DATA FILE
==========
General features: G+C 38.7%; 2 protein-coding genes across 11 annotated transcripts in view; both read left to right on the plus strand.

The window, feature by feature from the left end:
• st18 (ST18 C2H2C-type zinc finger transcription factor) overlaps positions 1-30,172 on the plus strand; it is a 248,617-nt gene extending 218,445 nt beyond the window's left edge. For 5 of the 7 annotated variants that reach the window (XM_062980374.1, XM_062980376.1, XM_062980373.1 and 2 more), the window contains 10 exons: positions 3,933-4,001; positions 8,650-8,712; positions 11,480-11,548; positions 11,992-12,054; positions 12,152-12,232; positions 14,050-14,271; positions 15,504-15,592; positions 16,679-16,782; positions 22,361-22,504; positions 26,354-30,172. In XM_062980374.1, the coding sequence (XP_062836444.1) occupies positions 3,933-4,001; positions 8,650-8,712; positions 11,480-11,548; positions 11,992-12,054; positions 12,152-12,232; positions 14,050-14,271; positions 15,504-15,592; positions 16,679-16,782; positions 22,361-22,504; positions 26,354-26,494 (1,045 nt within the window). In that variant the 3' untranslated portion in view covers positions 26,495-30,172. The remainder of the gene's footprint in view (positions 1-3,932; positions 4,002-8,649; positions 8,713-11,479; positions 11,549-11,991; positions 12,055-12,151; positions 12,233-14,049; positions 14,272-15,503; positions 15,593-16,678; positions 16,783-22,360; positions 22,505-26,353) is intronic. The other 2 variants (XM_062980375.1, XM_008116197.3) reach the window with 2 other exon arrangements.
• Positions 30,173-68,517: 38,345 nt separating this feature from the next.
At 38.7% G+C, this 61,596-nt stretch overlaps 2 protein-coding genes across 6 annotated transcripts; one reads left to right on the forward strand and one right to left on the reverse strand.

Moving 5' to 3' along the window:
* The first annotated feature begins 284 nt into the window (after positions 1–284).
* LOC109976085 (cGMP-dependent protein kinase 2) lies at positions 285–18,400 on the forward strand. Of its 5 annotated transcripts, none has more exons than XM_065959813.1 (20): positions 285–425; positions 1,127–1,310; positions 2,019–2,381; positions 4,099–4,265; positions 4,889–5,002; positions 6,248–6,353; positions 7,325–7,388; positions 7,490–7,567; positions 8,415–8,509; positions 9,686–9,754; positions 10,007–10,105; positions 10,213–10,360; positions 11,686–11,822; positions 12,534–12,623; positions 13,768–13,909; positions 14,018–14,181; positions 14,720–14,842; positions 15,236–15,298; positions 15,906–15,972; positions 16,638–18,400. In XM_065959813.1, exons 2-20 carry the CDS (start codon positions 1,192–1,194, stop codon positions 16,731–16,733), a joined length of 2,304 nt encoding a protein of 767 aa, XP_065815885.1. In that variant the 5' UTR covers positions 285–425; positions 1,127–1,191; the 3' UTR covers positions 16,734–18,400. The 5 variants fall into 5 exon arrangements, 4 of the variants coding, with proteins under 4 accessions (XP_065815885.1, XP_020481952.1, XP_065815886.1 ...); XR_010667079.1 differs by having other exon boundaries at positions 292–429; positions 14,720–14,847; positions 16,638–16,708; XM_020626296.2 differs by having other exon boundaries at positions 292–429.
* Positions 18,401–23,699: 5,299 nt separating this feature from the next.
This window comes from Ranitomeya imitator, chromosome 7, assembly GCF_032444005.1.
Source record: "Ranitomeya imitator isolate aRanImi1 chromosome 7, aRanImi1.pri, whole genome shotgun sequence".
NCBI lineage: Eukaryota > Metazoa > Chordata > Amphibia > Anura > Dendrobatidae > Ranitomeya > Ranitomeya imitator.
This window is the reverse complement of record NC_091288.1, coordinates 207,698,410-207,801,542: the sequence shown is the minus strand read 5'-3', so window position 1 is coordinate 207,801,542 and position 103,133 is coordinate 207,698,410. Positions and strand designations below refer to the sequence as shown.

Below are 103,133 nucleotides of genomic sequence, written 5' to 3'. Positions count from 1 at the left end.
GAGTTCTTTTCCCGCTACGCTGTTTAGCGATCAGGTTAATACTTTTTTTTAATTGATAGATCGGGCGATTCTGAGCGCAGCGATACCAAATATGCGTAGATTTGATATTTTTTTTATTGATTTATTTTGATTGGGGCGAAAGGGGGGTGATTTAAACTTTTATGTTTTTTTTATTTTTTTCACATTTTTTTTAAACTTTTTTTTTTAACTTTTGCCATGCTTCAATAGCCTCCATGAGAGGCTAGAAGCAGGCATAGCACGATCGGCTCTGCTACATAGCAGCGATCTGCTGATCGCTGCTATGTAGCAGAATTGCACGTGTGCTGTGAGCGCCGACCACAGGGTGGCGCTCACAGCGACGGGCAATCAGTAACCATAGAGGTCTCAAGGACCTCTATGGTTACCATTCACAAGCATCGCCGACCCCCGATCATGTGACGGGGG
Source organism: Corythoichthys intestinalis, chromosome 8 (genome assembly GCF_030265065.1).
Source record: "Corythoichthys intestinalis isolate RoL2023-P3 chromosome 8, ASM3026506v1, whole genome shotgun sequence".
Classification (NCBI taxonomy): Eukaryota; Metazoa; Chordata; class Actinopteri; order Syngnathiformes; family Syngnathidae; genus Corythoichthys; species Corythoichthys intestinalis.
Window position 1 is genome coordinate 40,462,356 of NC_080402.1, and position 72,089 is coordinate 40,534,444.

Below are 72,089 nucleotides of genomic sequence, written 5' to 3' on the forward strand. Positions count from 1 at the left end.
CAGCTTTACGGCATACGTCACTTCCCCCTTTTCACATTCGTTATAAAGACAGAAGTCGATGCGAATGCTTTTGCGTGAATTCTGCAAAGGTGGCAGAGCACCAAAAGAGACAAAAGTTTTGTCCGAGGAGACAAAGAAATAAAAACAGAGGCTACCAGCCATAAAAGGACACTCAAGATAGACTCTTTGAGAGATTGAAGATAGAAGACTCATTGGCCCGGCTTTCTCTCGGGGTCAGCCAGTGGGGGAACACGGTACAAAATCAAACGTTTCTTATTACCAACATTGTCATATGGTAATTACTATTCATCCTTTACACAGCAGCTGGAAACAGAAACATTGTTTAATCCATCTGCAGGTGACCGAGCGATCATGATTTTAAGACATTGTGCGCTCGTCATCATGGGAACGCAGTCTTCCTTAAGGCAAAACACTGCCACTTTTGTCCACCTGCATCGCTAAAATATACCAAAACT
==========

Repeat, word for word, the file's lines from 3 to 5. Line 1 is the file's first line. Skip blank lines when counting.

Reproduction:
• st18 (ST18 C2H2C-type zinc finger transcription factor) overlaps positions 1-30,172 on the plus strand; it is a 248,617-nt gene extending 218,445 nt beyond the window's left edge. For 5 of the 7 annotated variants that reach the window (XM_062980374.1, XM_062980376.1, XM_062980373.1 and 2 more), the window contains 10 exons: positions 3,933-4,001; positions 8,650-8,712; positions 11,480-11,548; positions 11,992-12,054; positions 12,152-12,232; positions 14,050-14,271; positions 15,504-15,592; positions 16,679-16,782; positions 22,361-22,504; positions 26,354-30,172. In XM_062980374.1, the coding sequence (XP_062836444.1) occupies positions 3,933-4,001; positions 8,650-8,712; positions 11,480-11,548; positions 11,992-12,054; positions 12,152-12,232; positions 14,050-14,271; positions 15,504-15,592; positions 16,679-16,782; positions 22,361-22,504; positions 26,354-26,494 (1,045 nt within the window). In that variant the 3' untranslated portion in view covers positions 26,495-30,172. The remainder of the gene's footprint in view (positions 1-3,932; positions 4,002-8,649; positions 8,713-11,479; positions 11,549-11,991; positions 12,055-12,151; positions 12,233-14,049; positions 14,272-15,503; positions 15,593-16,678; positions 16,783-22,360; positions 22,505-26,353) is intronic. The other 2 variants (XM_062980375.1, XM_008116197.3) reach the window with 2 other exon arrangements.
• Positions 30,173-68,517: 38,345 nt separating this feature from the next.
At 38.7% G+C, this 61,596-nt stretch overlaps 2 protein-coding genes across 6 annotated transcripts; one reads left to right on the forward strand and one right to left on the reverse strand.